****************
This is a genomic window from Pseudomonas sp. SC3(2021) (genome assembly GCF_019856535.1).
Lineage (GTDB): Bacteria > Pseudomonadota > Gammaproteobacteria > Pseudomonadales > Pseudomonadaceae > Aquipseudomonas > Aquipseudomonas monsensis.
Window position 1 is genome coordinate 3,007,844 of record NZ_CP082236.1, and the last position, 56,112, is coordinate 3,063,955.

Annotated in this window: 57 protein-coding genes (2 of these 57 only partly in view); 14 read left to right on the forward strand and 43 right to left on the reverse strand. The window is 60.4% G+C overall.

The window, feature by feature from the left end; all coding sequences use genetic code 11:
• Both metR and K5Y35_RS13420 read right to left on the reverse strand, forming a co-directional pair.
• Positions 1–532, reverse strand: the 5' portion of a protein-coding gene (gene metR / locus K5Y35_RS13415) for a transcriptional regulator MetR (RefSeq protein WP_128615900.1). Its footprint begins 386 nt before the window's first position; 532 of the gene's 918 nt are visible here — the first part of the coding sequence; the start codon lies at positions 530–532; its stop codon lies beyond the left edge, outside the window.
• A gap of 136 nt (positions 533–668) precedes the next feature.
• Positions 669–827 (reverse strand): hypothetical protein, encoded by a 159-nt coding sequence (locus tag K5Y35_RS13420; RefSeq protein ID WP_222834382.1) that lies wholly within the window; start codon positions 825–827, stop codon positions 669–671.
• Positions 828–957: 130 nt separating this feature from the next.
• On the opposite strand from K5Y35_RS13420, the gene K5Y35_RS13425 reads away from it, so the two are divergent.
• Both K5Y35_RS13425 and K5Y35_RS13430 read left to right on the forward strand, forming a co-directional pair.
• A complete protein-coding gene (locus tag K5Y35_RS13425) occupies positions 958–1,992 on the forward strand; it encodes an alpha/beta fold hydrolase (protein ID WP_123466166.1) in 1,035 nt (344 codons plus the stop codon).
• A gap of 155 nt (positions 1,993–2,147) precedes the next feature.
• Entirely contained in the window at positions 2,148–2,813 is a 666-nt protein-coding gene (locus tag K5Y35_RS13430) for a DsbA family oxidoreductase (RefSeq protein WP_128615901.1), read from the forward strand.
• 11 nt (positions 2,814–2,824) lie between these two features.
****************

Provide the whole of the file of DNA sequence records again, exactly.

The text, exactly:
This is a genomic window from Pseudomonas sp. SC3(2021) (genome assembly GCF_019856535.1).
Lineage (GTDB): Bacteria > Pseudomonadota > Gammaproteobacteria > Pseudomonadales > Pseudomonadaceae > Aquipseudomonas > Aquipseudomonas monsensis.
Window position 1 is genome coordinate 3,007,844 of record NZ_CP082236.1, and the last position, 56,112, is coordinate 3,063,955.

Annotated in this window: 57 protein-coding genes (2 of these 57 only partly in view); 14 read left to right on the forward strand and 43 right to left on the reverse strand. The window is 60.4% G+C overall.

The window, feature by feature from the left end; all coding sequences use genetic code 11:
• Both metR and K5Y35_RS13420 read right to left on the reverse strand, forming a co-directional pair.
• Positions 1–532, reverse strand: the 5' portion of a protein-coding gene (gene metR / locus K5Y35_RS13415) for a transcriptional regulator MetR (RefSeq protein WP_128615900.1). Its footprint begins 386 nt before the window's first position; 532 of the gene's 918 nt are visible here — the first part of the coding sequence; the start codon lies at positions 530–532; its stop codon lies beyond the left edge, outside the window.
• A gap of 136 nt (positions 533–668) precedes the next feature.
• Positions 669–827 (reverse strand): hypothetical protein, encoded by a 159-nt coding sequence (locus tag K5Y35_RS13420; RefSeq protein ID WP_222834382.1) that lies wholly within the window; start codon positions 825–827, stop codon positions 669–671.
• Positions 828–957: 130 nt separating this feature from the next.
• On the opposite strand from K5Y35_RS13420, the gene K5Y35_RS13425 reads away from it, so the two are divergent.
• Both K5Y35_RS13425 and K5Y35_RS13430 read left to right on the forward strand, forming a co-directional pair.
• A complete protein-coding gene (locus tag K5Y35_RS13425) occupies positions 958–1,992 on the forward strand; it encodes an alpha/beta fold hydrolase (protein ID WP_123466166.1) in 1,035 nt (344 codons plus the stop codon).
• A gap of 155 nt (positions 1,993–2,147) precedes the next feature.
• Entirely contained in the window at positions 2,148–2,813 is a 666-nt protein-coding gene (locus tag K5Y35_RS13430) for a DsbA family oxidoreductase (RefSeq protein WP_128615901.1), read from the forward strand.
• 11 nt (positions 2,814–2,824) lie between these two features.